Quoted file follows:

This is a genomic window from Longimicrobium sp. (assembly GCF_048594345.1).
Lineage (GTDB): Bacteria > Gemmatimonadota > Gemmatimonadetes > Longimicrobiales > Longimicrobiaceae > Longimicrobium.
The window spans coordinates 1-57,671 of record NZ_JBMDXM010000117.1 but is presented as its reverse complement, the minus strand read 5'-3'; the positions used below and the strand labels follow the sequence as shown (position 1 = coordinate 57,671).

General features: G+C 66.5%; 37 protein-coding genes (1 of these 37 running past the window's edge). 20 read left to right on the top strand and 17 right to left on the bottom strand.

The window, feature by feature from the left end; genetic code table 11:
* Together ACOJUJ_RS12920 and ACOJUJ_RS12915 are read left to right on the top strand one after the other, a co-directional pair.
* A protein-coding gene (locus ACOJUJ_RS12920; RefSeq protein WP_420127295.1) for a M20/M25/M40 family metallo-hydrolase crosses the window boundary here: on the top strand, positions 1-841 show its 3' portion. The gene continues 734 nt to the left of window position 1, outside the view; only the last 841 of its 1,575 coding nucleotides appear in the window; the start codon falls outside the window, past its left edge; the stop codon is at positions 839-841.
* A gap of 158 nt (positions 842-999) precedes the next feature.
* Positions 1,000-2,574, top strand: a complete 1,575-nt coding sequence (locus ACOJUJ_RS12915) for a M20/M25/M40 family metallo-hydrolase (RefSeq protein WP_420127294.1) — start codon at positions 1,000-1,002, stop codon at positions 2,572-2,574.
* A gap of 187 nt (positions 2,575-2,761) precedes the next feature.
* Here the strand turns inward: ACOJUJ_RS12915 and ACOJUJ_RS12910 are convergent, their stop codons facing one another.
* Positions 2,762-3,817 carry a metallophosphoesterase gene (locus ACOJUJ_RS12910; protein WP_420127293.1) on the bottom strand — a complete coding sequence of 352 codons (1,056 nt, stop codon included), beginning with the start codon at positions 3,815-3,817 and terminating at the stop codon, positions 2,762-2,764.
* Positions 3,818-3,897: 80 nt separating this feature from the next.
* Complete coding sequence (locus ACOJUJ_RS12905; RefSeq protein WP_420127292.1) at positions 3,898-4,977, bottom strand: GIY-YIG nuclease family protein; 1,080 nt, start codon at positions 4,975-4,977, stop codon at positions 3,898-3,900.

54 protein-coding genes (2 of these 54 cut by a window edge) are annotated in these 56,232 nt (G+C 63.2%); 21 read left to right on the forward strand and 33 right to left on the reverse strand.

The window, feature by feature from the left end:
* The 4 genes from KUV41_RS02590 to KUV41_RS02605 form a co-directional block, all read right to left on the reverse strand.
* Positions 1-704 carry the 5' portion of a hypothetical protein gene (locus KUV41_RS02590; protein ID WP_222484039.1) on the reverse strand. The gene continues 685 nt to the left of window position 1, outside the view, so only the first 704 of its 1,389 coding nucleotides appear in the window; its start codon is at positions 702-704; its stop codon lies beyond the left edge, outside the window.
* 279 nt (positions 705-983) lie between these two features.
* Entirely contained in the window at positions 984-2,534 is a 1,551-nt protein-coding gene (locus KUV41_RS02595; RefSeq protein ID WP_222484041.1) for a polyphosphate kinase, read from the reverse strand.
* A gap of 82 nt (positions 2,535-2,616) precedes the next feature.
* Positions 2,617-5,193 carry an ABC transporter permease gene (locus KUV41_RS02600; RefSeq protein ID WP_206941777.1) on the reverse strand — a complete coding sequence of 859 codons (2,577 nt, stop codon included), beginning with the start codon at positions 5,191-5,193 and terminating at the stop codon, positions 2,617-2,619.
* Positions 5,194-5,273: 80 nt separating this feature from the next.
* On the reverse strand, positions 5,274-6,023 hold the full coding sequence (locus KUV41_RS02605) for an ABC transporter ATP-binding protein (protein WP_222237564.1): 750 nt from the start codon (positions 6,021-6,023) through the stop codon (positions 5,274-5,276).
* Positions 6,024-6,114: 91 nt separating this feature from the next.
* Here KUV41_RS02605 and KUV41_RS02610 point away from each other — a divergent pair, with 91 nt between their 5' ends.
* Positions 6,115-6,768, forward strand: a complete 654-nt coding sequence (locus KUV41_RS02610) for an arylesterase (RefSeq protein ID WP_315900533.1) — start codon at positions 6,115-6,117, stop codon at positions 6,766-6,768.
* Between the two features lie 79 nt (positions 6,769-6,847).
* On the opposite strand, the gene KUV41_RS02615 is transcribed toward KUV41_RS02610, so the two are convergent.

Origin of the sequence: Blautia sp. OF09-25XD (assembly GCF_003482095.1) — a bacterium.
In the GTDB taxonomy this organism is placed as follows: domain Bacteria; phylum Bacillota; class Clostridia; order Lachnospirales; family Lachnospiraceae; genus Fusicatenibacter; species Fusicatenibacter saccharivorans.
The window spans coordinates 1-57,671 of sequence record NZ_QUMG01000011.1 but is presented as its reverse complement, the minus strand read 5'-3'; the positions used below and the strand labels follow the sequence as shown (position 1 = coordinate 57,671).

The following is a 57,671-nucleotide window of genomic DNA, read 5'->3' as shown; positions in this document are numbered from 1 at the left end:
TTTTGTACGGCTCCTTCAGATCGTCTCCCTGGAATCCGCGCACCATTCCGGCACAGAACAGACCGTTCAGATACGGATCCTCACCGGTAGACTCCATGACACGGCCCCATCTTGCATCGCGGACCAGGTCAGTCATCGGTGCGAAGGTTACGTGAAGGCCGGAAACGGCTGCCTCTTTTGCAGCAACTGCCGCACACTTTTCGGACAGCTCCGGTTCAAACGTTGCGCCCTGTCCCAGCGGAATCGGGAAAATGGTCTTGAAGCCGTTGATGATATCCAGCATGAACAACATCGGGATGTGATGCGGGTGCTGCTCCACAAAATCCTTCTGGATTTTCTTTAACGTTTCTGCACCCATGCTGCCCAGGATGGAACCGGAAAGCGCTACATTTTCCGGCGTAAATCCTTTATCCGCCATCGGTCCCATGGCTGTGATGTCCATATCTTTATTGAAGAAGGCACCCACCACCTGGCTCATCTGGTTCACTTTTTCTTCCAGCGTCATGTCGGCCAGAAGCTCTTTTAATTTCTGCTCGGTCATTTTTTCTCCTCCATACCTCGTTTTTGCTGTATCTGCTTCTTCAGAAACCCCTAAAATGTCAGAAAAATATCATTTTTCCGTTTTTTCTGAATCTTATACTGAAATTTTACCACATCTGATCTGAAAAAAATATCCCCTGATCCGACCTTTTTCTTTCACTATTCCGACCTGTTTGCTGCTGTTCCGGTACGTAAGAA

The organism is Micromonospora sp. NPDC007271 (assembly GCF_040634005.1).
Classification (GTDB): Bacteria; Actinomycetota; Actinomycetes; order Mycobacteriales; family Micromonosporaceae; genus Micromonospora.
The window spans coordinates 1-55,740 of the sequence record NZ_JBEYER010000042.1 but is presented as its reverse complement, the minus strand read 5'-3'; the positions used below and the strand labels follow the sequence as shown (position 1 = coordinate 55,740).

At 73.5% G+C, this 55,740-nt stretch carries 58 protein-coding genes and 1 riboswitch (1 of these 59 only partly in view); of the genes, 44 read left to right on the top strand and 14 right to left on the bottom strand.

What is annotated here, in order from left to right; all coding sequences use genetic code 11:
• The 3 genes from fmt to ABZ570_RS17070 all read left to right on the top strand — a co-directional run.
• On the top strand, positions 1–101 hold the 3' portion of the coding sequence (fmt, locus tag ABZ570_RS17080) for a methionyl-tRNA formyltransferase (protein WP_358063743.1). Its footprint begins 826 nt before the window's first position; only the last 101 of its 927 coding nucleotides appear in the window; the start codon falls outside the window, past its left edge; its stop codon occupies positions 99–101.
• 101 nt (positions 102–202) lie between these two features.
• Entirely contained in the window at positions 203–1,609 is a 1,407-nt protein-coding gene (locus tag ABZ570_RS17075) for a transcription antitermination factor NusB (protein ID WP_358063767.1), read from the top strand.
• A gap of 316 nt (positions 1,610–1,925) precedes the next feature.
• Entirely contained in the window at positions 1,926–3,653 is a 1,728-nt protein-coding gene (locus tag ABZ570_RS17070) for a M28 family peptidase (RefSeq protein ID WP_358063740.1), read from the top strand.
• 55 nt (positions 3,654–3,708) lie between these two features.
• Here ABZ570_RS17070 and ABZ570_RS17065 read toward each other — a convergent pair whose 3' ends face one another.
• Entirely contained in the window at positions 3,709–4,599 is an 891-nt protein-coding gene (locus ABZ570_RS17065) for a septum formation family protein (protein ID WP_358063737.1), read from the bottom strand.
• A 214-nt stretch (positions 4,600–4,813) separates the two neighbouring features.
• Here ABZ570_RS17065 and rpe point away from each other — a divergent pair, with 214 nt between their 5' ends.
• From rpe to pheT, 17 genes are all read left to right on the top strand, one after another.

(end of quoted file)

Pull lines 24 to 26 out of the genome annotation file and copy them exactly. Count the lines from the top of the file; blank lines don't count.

* On the reverse strand, positions 5,274-6,023 hold the full coding sequence (locus KUV41_RS02605) for an ABC transporter ATP-binding protein (protein WP_222237564.1): 750 nt from the start codon (positions 6,021-6,023) through the stop codon (positions 5,274-5,276).
* Positions 6,024-6,114: 91 nt separating this feature from the next.
* Here KUV41_RS02605 and KUV41_RS02610 point away from each other — a divergent pair, with 91 nt between their 5' ends.